Monday, January 26, 2015

The Flip-side of Economic Inequality

Robert Reich provides a detailed account of how wealth disparities have widened since Ronald Reagan took office. However, he neglects to mention a single fact about the economic malaise that plagued his predecessor, Jimmy Carter. Economic trends do not emerge over one or two presidential terms and a single Presidential Administration does not have the power to fundamentally widen or bridge the income gaps. He also credits the Eisenhonwer Administration with diminishing the wealth gaps without addressing any connection between their policies and the Structural Crisis that emerged during the Carter Administration.
The Great Recession that we are in has been caused by a concatenation of events spanning for multiple decades. FDR's NIRA may have provided jobs for certain government cronies, but they have actually prolonged the Great Depression because the costs of obeying regulations disproportionately affected small businesses. Large companies that are well-connected with the government can more easily absorb these costs and even negotiate the enactment of policies that lessen the severity of the regulatory burden. However, what merely impedes the growth of big-time government cronies can bankrupt smaller enterprises. That is one reason why NIRA is widely recognized as a failure. With varying degrees of applicability, the same can be said about many other programs of the New Deal because they were founded on similar principles: forcing companies to act more responsibly by imposing regulations upon them that the elite and well-connected enterprises can manipulate to their own advantage.
What Reich has not mentioned about the Eisenhower Administration is that it continued governing in the same fashion. How would he like to tell his liberal friends that the top bracket was taxed at 91%? Would Professor Reich's students still support him politically if he revealed that fact about the Presidential Administration he idolizes? Would this eminent "public intellectual" dare to even begin speculating about the causes of the Structural Crisis of the 1970s? I am sincerely curious how he would go about blaming the Republicans for that debacle because none of the Presidents between the New Deal and Carter endorsed any economic doctrines that even superficially resemble the economic principles of the contemporary Republican Party.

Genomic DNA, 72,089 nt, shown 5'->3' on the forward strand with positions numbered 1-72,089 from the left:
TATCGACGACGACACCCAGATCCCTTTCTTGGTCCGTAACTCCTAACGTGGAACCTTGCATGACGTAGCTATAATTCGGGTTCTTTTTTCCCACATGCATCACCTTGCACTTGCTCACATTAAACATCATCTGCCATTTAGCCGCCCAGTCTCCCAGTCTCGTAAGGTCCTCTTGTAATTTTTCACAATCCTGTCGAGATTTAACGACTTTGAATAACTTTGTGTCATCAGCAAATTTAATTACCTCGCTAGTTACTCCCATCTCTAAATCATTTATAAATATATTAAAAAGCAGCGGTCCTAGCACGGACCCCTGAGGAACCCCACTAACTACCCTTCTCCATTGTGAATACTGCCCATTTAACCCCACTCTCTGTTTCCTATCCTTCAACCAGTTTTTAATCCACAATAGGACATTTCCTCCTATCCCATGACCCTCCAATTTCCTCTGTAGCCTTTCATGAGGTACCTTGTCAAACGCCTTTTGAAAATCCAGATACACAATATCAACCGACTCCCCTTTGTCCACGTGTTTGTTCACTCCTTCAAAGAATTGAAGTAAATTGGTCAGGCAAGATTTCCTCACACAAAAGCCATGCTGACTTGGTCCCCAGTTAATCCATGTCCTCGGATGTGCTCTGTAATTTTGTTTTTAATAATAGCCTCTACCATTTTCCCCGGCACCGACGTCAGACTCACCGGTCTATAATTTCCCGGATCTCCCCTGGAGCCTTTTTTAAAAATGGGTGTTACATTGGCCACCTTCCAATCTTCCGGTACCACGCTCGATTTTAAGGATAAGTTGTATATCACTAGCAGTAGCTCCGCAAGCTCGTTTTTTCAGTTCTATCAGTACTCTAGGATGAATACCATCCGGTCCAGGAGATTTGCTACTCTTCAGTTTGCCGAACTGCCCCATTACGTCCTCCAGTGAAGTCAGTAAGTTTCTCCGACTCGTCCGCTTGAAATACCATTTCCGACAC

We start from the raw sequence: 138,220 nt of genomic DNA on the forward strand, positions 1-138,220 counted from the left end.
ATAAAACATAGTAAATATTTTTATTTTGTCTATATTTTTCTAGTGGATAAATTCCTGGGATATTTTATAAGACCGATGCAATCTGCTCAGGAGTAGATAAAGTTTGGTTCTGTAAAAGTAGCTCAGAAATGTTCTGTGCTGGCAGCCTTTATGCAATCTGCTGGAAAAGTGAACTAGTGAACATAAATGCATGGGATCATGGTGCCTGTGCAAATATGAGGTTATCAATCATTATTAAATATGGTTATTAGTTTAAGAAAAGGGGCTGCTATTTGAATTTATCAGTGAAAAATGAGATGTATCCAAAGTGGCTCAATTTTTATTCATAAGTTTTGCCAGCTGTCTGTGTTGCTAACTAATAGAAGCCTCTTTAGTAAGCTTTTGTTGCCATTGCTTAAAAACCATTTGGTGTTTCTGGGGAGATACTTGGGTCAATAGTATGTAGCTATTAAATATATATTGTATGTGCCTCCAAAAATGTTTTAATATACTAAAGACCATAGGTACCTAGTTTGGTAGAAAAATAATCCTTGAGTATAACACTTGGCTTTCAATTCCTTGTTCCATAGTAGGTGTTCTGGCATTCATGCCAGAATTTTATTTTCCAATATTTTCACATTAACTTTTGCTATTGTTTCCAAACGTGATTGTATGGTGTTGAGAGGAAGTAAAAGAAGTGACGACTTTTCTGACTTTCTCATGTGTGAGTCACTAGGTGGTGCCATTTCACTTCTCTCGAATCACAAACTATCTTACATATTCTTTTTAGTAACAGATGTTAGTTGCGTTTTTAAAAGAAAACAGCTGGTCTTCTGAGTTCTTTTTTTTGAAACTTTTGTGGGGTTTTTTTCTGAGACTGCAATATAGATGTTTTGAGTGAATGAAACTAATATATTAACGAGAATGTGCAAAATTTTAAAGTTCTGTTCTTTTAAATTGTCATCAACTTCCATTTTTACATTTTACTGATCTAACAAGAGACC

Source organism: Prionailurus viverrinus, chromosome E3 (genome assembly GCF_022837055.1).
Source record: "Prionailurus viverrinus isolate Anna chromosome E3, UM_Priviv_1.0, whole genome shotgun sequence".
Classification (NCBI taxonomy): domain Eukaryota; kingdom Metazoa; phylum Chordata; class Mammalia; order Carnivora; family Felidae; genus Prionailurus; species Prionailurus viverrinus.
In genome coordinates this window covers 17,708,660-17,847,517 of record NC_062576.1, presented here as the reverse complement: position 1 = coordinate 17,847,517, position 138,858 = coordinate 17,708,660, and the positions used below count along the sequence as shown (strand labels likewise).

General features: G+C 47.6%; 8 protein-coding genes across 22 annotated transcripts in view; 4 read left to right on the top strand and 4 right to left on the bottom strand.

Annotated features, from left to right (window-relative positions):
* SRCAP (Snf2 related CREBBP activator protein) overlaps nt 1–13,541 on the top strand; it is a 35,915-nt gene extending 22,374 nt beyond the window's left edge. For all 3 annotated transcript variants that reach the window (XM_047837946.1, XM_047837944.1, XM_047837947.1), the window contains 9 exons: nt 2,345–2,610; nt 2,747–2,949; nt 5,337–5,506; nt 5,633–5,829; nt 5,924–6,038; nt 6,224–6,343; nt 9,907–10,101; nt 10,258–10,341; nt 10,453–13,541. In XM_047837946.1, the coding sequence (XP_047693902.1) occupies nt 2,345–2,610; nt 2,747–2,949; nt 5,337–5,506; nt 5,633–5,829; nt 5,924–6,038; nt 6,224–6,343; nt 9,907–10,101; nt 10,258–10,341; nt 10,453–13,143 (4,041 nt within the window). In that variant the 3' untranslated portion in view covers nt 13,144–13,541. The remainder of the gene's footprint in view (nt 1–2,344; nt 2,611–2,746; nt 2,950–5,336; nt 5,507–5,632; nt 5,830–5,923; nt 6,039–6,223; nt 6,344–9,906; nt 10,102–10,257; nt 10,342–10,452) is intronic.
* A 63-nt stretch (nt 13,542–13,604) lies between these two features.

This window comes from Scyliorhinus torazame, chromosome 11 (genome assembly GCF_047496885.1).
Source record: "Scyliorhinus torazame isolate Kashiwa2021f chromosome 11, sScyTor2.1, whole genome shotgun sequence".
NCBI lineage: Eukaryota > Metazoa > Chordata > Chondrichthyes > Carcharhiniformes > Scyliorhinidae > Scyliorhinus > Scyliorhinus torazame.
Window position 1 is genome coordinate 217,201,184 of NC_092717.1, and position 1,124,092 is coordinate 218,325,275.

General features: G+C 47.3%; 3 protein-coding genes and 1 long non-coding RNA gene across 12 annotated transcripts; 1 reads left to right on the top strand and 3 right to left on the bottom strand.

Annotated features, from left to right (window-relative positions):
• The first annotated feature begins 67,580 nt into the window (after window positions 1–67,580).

To his credit, Reich was correct that the wealth disparities have widened since Reagan. Yet, what he overlooked was that this outcome was a trade-off for more severe economic plights that plagued the nation. Under Carter, inflation and unemployment were both in the double-digits and keeping the highest tax brackets at over 70% did not help matters. The American citizenry spoke loudly and clearly in the 1980 Presidential Elections where Reagan claimed 44 out of 50 states. I can imagine that Reich would remonstrate that Reagan deceived the general public about his policies regarding wealth inequalities, but that leaves one to wonder why he was re-elected carrying 49 out of 50 states.
Reich is not your typical naive liberal that you'd find among the Occupy Wall-Street movements. He is well aware that despite the income inequalities that the Reagan administration commenced and perpetuated, it solved a broad range of economic problems that have been unheard of for decades. There is nothing that could be said about his decision to suppress these facts other than that he was intellectually dishonest.

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